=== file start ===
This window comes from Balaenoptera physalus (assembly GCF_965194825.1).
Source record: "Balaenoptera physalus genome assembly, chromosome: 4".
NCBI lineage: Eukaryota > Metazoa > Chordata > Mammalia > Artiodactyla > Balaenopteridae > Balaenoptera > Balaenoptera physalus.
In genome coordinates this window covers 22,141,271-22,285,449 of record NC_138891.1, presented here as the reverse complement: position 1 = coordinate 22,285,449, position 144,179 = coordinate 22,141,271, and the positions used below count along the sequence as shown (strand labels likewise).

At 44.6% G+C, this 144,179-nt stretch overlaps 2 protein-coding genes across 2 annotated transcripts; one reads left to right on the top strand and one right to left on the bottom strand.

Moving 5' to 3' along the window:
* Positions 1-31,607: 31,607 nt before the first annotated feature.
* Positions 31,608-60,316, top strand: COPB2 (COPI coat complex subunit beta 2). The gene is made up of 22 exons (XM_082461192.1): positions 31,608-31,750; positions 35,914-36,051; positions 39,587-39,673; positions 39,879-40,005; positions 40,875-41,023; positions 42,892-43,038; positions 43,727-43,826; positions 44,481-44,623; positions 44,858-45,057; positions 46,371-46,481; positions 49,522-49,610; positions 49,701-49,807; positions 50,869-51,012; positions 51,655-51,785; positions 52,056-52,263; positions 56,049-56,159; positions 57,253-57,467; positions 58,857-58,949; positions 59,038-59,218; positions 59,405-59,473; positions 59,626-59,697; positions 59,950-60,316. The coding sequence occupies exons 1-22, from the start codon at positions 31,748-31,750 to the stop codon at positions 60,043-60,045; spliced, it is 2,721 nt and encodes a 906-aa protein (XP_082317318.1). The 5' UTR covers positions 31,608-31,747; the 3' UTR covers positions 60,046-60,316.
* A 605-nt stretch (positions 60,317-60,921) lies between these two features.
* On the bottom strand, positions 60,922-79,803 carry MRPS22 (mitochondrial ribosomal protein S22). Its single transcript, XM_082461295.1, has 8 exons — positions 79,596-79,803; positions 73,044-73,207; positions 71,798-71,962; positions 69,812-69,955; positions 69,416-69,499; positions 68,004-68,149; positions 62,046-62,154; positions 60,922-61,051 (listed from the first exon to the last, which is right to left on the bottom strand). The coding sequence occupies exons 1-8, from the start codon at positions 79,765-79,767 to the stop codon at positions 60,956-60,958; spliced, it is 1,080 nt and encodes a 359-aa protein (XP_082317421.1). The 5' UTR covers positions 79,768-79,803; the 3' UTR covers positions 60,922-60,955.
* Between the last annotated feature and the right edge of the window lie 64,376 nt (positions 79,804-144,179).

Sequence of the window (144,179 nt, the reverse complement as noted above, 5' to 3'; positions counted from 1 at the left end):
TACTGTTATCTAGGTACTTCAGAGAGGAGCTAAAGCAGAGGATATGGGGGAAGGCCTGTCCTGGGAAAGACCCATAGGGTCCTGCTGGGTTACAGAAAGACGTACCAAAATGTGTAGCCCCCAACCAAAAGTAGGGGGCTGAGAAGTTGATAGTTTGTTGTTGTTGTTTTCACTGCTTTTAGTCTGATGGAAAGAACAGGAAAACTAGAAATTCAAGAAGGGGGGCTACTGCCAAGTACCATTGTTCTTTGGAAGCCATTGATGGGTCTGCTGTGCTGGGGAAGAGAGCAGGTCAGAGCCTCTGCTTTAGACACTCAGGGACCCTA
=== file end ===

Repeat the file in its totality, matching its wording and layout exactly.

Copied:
This window comes from Balaenoptera physalus (assembly GCF_965194825.1).
Source record: "Balaenoptera physalus genome assembly, chromosome: 4".
NCBI lineage: Eukaryota > Metazoa > Chordata > Mammalia > Artiodactyla > Balaenopteridae > Balaenoptera > Balaenoptera physalus.
In genome coordinates this window covers 22,141,271-22,285,449 of record NC_138891.1, presented here as the reverse complement: position 1 = coordinate 22,285,449, position 144,179 = coordinate 22,141,271, and the positions used below count along the sequence as shown (strand labels likewise).

At 44.6% G+C, this 144,179-nt stretch overlaps 2 protein-coding genes across 2 annotated transcripts; one reads left to right on the top strand and one right to left on the bottom strand.

Moving 5' to 3' along the window:
* Positions 1-31,607: 31,607 nt before the first annotated feature.
* Positions 31,608-60,316, top strand: COPB2 (COPI coat complex subunit beta 2). The gene is made up of 22 exons (XM_082461192.1): positions 31,608-31,750; positions 35,914-36,051; positions 39,587-39,673; positions 39,879-40,005; positions 40,875-41,023; positions 42,892-43,038; positions 43,727-43,826; positions 44,481-44,623; positions 44,858-45,057; positions 46,371-46,481; positions 49,522-49,610; positions 49,701-49,807; positions 50,869-51,012; positions 51,655-51,785; positions 52,056-52,263; positions 56,049-56,159; positions 57,253-57,467; positions 58,857-58,949; positions 59,038-59,218; positions 59,405-59,473; positions 59,626-59,697; positions 59,950-60,316. The coding sequence occupies exons 1-22, from the start codon at positions 31,748-31,750 to the stop codon at positions 60,043-60,045; spliced, it is 2,721 nt and encodes a 906-aa protein (XP_082317318.1). The 5' UTR covers positions 31,608-31,747; the 3' UTR covers positions 60,046-60,316.
* A 605-nt stretch (positions 60,317-60,921) lies between these two features.
* On the bottom strand, positions 60,922-79,803 carry MRPS22 (mitochondrial ribosomal protein S22). Its single transcript, XM_082461295.1, has 8 exons — positions 79,596-79,803; positions 73,044-73,207; positions 71,798-71,962; positions 69,812-69,955; positions 69,416-69,499; positions 68,004-68,149; positions 62,046-62,154; positions 60,922-61,051 (listed from the first exon to the last, which is right to left on the bottom strand). The coding sequence occupies exons 1-8, from the start codon at positions 79,765-79,767 to the stop codon at positions 60,956-60,958; spliced, it is 1,080 nt and encodes a 359-aa protein (XP_082317421.1). The 5' UTR covers positions 79,768-79,803; the 3' UTR covers positions 60,922-60,955.
* Between the last annotated feature and the right edge of the window lie 64,376 nt (positions 79,804-144,179).

Sequence of the window (144,179 nt, the reverse complement as noted above, 5' to 3'; positions counted from 1 at the left end):
TACTGTTATCTAGGTACTTCAGAGAGGAGCTAAAGCAGAGGATATGGGGGAAGGCCTGTCCTGGGAAAGACCCATAGGGTCCTGCTGGGTTACAGAAAGACGTACCAAAATGTGTAGCCCCCAACCAAAAGTAGGGGGCTGAGAAGTTGATAGTTTGTTGTTGTTGTTTTCACTGCTTTTAGTCTGATGGAAAGAACAGGAAAACTAGAAATTCAAGAAGGGGGGCTACTGCCAAGTACCATTGTTCTTTGGAAGCCATTGATGGGTCTGCTGTGCTGGGGAAGAGAGCAGGTCAGAGCCTCTGCTTTAGACACTCAGGGACCCTA